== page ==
Grace Gipson, Ph.D.
Dr. Gipson is a Black future feminist/pop culture scholar whose area of research interest centers on black popular culture, digital humanities, representations of race and gender within comic books, Afrofuturism, and race and new media.
Grace D. Gipson, Ph.D., is a Black future feminist/pop culture scholar whose area of research interest centers on black popular culture, digital humanities, representations of race and gender within comic books, Afrofuturism, and race and new media. Gipson's work has been featured in various publications and book chapters in such outlets as Huffington Post, NPR.org and BlackPerspectives. Outside the classroom, you can find Gipson collecting comic books and stamps on her international travel discoveries, participating as part of the #BlackComicsChat podcast crew and giving back to the community through a myriad of projects and organizations.
Q&A with Dr. Gipson
Where did you grow up? Can you tell us a little about your educational journey?
My educational journey has taken me all over the United States and even internationally. Growing up in Champaign, Ill., a major Midwest college-town, with my mother and grandmother I had the opportunity to have a diverse K-12 education. In many ways, I was constantly inspired and surrounded by the college experience. This inspiration would come to fruition once I ventured south and attended Clark Atlanta University (CAU), a Historically Black College and University (HBCU). Those four years were some of the most memorable and served as a foundation for my eventual career as a professor. After CAU, I would attend Georgia State University (GSU) to obtain my master's in African American studies. Going to GSU would re-invigorate my interest in comics and where I officially began my academic research on representation in comics. And I would round out my educational journey, by heading out west to attend the University of California at Berkeley to pursue and complete my Ph.D. in African American studies and a certificate in new media.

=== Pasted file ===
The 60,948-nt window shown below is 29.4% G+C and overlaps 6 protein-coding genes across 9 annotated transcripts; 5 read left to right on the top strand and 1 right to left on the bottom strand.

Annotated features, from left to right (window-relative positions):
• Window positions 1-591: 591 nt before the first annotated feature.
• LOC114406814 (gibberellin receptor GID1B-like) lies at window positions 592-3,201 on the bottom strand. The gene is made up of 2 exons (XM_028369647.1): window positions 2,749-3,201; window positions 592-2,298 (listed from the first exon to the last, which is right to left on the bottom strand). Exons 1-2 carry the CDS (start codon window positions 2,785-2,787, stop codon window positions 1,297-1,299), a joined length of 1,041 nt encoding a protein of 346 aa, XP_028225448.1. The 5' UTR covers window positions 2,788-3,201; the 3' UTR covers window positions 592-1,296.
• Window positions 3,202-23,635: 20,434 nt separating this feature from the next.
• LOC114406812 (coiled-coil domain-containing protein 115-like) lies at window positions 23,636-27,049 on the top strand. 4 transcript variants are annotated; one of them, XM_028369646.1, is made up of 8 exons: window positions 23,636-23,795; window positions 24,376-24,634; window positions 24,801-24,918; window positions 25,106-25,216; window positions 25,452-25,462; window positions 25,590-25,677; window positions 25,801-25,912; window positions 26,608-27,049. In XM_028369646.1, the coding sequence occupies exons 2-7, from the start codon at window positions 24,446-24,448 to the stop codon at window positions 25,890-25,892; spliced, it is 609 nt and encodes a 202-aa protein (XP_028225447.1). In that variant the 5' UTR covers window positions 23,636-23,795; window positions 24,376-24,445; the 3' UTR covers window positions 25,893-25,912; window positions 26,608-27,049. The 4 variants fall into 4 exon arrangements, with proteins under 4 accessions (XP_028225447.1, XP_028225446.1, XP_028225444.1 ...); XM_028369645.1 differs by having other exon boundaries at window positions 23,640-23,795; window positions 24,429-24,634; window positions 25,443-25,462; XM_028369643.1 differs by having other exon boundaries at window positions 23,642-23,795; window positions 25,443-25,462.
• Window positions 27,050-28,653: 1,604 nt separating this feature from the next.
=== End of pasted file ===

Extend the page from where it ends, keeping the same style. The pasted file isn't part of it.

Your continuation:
In between each of these academic pursuits, I was able to participate in various fellowships and institutes across the U.S. as well as in South Africa, the Netherlands and France. My educational journey can be likened to a quote from the late Malcolm X, "Education is the passport to the future, for tomorrow belongs to those who prepare for it today." Each degree of my journey serves as a stamp toward my educational passport and a mark towards future greatness. All in all, this journey has been exciting, diverse and filled with challenging experiences, which have contributed to who I am today as a scholar and a professor.
When did you first fall in love with your field of study? What made you decide to work in academia?